Who Cares What’s in Your Wallet?

In Economics 101, I learned you measure the growth of an economy by calculating the change in its gross domestic product (GDP).  But when I advanced beyond the basics I soon learned things aren’t that easy. For, as one savant put it, “Ask five economists and you’ll get five different answers – six if one went to Harvard.”

To make the definition even more challenging, as The Economist reveals, the United Nations published a report a couple of years ago which puts forth the notion of “inclusive wealth.” According to this concept, there are three kinds of assets:

  • Manufactured capital (roads, buildings, machinery and so on)
  • Human capital (people’s skills and health)
  • Natural capital (including forests and fossil fuels)

In this analysis, the fun really begins when you try to measure an asset in one category, say, the talent of a sculptor, against the asset in another, like an earth remover.

Since the U.S. economy started down the chute in 2008, we’ve grown accustomed to simplistic, government sponsored metrics of its growth and contraction. One particular story the feds expect us to swallow whole is when a few numbers are up in the monthly jobs report.  When job numbers are up, the economy is up – and vice versa. So goes the official narrative.  Fortunately some analysts, like Jeff Spross in The Week magazine, take a more jaundiced view of the sacred federal jobs report, as he cautions us about what we should be looking for behind the numbers, “[T]he real signs of bottom-up pressure on the economy are rising rates of wage growth and rising rates of inflation. The best sign of all is probably the rate of nominal wage growth — i.e. wages including inflation.”

In other words, to gauge how well a large, complex economy like ours is doing, we have to consider a number of elements, and not rejoice at a positive reading of just one.

Another even more grossly over-simplified measure of our supposed economic health is consumer spending.  In a February 8 MarketWatch article writer Jeffry Bartash falls prey to the conventional wisdom:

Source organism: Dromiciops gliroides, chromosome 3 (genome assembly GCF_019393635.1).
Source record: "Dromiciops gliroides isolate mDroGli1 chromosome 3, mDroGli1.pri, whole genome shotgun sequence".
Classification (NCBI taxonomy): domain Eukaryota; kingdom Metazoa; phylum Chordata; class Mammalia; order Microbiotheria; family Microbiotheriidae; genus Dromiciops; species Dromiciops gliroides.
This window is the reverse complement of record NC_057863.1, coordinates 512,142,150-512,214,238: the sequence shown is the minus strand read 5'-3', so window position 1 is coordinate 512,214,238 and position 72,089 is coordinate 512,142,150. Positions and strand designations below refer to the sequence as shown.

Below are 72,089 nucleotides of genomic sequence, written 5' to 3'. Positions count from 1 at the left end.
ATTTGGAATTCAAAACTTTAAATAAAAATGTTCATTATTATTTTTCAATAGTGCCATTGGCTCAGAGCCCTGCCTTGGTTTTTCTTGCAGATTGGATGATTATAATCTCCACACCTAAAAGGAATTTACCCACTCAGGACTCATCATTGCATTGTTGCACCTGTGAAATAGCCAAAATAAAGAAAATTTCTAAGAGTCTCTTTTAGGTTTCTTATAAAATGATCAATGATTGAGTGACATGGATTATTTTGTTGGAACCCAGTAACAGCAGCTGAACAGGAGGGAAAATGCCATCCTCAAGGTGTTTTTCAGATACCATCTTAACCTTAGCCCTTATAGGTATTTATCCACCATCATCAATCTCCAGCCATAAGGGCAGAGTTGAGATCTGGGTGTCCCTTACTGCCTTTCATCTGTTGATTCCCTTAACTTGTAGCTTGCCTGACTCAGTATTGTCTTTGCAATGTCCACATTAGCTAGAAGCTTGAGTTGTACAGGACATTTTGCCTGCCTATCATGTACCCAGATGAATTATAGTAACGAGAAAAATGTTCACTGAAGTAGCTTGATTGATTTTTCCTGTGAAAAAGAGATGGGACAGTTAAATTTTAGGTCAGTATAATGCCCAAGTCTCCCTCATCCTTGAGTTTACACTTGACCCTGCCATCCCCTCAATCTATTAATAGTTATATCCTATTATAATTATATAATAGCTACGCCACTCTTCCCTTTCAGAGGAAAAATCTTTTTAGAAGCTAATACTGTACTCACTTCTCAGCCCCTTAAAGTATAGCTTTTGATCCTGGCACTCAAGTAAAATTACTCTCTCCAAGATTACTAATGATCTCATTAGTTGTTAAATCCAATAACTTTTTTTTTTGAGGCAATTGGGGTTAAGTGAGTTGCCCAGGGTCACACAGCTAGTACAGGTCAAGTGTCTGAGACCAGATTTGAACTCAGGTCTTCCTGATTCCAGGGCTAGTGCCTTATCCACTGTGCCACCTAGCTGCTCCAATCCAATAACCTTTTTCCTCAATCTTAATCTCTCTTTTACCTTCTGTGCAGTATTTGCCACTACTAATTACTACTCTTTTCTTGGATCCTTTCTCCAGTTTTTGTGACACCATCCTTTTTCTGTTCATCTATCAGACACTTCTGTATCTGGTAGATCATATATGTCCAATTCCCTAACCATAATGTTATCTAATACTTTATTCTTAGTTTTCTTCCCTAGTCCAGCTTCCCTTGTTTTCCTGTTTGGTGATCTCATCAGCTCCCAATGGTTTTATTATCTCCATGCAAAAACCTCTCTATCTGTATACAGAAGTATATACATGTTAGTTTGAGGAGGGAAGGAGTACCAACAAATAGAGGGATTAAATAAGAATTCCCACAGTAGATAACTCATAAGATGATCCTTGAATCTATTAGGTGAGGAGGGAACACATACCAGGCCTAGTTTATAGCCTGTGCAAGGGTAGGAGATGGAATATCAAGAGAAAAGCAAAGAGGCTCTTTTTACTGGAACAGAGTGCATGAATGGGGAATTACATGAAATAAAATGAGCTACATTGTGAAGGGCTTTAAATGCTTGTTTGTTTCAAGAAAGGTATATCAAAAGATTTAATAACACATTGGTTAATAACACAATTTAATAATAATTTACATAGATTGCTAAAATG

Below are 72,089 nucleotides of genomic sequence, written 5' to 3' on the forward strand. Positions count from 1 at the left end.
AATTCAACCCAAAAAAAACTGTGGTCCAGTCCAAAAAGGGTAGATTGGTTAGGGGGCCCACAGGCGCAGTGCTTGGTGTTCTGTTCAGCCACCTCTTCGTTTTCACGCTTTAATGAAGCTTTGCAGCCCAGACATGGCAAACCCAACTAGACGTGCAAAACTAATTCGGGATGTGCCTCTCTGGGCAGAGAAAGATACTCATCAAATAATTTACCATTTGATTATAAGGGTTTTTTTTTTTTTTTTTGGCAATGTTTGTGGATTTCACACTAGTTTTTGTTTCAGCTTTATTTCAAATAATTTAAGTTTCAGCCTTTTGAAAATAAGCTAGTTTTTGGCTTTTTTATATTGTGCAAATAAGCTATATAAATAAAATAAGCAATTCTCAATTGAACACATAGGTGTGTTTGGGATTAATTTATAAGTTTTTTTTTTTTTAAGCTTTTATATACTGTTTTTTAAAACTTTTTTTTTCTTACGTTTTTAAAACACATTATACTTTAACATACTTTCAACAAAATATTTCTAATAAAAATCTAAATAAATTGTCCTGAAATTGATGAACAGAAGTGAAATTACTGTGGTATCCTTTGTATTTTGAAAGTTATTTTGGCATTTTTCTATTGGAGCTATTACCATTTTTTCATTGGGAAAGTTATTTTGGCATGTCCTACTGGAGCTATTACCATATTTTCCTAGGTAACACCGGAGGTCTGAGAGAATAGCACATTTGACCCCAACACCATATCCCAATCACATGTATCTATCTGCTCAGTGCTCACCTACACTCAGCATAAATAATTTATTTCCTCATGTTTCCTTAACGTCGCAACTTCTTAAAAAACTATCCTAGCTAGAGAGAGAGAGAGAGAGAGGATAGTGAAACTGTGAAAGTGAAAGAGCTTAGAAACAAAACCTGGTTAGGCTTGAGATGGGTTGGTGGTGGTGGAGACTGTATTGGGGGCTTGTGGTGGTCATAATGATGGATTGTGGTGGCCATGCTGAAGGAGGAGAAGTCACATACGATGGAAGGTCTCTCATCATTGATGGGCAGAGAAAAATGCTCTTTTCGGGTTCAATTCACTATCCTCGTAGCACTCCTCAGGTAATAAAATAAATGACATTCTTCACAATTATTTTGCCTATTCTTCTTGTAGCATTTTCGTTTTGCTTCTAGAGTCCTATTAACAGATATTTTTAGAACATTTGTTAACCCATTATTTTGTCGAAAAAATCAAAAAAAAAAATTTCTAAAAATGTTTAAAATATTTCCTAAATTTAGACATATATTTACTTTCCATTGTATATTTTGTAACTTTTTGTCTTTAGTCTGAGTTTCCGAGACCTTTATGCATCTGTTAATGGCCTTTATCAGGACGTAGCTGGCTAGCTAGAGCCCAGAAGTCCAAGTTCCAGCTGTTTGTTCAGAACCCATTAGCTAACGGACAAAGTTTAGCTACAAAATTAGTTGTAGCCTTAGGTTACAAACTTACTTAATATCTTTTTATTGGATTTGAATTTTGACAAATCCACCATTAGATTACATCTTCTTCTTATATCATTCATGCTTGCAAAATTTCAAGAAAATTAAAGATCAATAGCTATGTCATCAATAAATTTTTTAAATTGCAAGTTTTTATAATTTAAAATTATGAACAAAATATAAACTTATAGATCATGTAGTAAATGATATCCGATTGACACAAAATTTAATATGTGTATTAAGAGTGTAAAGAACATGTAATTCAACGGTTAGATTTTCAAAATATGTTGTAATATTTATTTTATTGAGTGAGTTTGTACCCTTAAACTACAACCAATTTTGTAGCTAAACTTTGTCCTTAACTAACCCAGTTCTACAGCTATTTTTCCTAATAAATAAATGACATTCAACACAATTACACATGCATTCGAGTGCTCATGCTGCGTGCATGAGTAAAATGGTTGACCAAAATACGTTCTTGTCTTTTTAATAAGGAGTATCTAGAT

“The results are in. Consumer spending — the main engine of the U.S. economy — rose 3.1% in 2015 to set the fastest pace since 2005. Unless Americans suddenly turn pessimistic, they’ll keep spending at a decent clip this year and give businesses no reason to resort to mass layoffs.”

Leaving aside for a moment the fact that the layoffs have already begun, according to Bartash consumer spending is the “main engine” that drives the U.S. economy.  After all, isn’t it at least seventy percent of GDP?

So what, counters Mark Skousen, who takes a more clear-headed view in his December 1 article on Townhall. GDP, he writes, is only a measure of the value of “finished or final goods and services.” A truer measure of the vigor of the economy would take into account “all the business-to-business (B2B) transactions necessary to bring unfinished intermediate products to final use.”

Viewed in this perspective, less than a third of what the Bureau of Economic Analysis in the U.S. Commerce Department calls gross output (GO) – as opposed to GDP – is tied to spending for personal consumption.

Personally, I consider the personal-consumption metric of a successful economy silly and self-defeating – like showing how much cash you have by giving it away in exchange for items that lose value, like luxury cars; or things of no real value, like designer clothes or quickly-obsolete tech products.  Who cares what’s in your wallet or mine? I’m more concerned about what I don’t spend than what I do.

At the end of the day, personal wealth can only be measured by what we get to keep.  As market volatility fails to subside, I’m viewing all my paper assets, including dollars, with caution.  I want to be able to count my wealth in gold coins, not dollars – and that goes double for my retirement.  That way, I’ll have a tangible asset tied to an increasingly sought-after commodity; one which I know will rise in value.